Unfortunately, it appears that we are falling back into the old cultural and social paralysis. The tribal impulse is taking hold once again. Individuals who question the orthodox narrative are shamed and shunned. "You must not think or say such things. It is your moral imperative as part of society to conform with social constraints. It is for the good of all." Such collectivist philosophy has always been echoed in the propaganda of Communist, Fascist and Totalitarian regimes. An example is the German Nazi propaganda statement: "The common good before the individual good." In all cases this type of social conformity has been enforced by the repression of any dissent. And now in the twenty-first century we are seeing again this repression of individual thought and expression, and even compelled speech. And with pervasive surveillance technology based on fast processors, unique personal biometric identification tags, and big data capability, social control can be enforced as never before. Consider the example of the Chinese Social Credit system where even your facial expression may be analyzed by an algorithm to ensure that your emotional attitudes are correct and in line with proper thought.

This trend does not bode well for the future. We appear to be sliding into a culture of dis-Enlightenment - pushing aside the lessons and progress of the last 250 years. The cycle of individual freedom is turning down. Our right and ability to question, think and act for ourselves is fading like a sepia photograph of a long-dead family member on a dusty shelf. Witness how in the current pandemic our leaders continually claim to be following "the science" while actually throwing the scientific method on the bonfire of convenience and crisis management. Any challenge to the standard narrative is ignored at best, and censored, shamed and denigrated at worst. It is the tyranny of the expert combined with the coercive power of big government. It is not likely to end well.

The paradox is that for very many people around the world life has been improving for the past many decades.1 Facts will attest that, on a global basis, people are living longer and more healthy lives, disease is down, famine is down, crime is down, and literacy is higher than ever. People have access to products from around the world, and there is an amazing device that fits in your pocket and allows anyone to stream the knowledge and entertainment of the world directly to their eyes and ears at any time. There is a flowering of new ideas and creative products. The future appears bright. The road may be a bit bumpy but, what could go wrong? What is going wrong?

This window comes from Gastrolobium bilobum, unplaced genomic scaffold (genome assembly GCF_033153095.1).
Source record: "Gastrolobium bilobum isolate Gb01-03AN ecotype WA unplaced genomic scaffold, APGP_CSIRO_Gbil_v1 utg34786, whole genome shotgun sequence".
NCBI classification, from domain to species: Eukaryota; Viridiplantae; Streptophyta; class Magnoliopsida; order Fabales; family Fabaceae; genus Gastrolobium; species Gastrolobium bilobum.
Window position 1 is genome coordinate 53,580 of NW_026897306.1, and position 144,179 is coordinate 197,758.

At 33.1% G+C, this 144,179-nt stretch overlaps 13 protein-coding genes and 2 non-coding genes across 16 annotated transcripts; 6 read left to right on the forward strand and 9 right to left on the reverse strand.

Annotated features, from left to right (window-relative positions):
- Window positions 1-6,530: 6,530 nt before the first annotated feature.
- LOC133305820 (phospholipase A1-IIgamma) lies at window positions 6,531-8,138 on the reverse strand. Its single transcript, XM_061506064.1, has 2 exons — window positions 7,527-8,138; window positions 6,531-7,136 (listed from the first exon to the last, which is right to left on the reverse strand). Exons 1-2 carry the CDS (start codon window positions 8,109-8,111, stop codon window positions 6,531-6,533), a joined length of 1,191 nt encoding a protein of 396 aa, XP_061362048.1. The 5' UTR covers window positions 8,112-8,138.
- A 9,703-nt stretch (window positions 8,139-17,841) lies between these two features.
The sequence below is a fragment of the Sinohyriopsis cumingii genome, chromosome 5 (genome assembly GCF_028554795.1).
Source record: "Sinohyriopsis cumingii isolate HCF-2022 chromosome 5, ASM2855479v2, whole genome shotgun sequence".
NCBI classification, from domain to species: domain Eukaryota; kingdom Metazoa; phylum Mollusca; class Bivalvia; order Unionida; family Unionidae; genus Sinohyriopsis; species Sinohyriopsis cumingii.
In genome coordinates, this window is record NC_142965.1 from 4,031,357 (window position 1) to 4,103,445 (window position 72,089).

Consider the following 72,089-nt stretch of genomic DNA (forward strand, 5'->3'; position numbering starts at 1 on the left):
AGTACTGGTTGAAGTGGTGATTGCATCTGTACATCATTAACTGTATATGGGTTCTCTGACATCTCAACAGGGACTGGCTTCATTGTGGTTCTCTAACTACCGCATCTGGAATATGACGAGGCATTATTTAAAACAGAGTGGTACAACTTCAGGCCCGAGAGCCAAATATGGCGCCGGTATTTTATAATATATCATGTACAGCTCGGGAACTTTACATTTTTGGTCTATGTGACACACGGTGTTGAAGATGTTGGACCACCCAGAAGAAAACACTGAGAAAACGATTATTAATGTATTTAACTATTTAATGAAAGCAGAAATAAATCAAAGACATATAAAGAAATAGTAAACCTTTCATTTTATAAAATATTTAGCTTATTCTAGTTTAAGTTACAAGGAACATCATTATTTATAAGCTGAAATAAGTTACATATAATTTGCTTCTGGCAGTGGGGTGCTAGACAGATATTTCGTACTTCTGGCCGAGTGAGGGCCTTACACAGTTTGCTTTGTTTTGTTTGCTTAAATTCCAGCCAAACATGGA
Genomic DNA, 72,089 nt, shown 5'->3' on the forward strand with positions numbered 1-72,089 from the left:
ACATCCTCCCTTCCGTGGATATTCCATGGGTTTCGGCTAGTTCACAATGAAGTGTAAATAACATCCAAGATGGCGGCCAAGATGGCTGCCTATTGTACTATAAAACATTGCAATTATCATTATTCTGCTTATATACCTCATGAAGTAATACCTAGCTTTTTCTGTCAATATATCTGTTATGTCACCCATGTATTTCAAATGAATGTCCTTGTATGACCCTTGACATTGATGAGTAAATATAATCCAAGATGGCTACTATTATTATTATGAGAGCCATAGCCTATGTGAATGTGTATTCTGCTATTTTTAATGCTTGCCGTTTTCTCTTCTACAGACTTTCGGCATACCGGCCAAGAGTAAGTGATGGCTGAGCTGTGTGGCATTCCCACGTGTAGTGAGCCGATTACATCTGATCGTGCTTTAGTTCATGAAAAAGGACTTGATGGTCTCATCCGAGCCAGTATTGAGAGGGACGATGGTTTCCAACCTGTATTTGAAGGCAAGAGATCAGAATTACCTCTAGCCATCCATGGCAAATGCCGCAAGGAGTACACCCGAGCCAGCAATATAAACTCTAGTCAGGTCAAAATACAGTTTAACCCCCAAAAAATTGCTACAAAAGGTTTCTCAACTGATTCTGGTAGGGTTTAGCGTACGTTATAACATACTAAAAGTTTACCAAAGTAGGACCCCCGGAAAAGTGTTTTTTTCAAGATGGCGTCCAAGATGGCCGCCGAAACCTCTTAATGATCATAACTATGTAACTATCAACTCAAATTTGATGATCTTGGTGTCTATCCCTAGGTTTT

The answer is in cycles of human culture and endeavour. All people tend toward linear thinking and so we expect that what we are experiencing now and in our recent past will continue. Yet even a cursory examination of history will show that the world operates more like a spiral than a straight line. The cultural and other factors1 that laid the foundation for the current prosperity are fast disappearing, buried under a progressive wave that lacks common sense. The modern day prophets are sounding the alarm. The bills are coming due. We appear to be rushing headlong into the Dependency stage of the Tytler2 historical cycle. It demands a frank discussion now before reality intrudes in its usual rough fashion.


Notes and References

  1. A key factor (and perhaps THE key factor) for improvement in the lives of people over the past century has been the ready availability of abundant, reliable, and relatively inexpensive energy of which refined crude oil products and natural gas are, and will remain, of primary importance for many years. Restricting access to this energy will result in a stagnant or declining standard of living in the developed world, and make it more difficult for underdeveloped countries to improve the lives of their citizens.

  2. The Tytler Cycle of Freedom is a cycle of governments developed by Scottish historian Alexander Tytler who published it in 1787. It posits that democracy leads to dictatorship and back to freedom and democracy on a cycle of about 200 years. A democracy can exist up to the time that the voters discover they can vote themselves money from the public treasury. Once this happens the voters will always vote for whoever promises the most goodies and this leads to loose fiscal policy which results in financial collapse and then dictatorship. The actual stages of the cycle are: Liberty, Abundance, Selfishness, Complacency, Apathy, Dependence, Bondage, Spiritual faith, and Courage. The last of these nine stages, Courage, can lead back to freedom.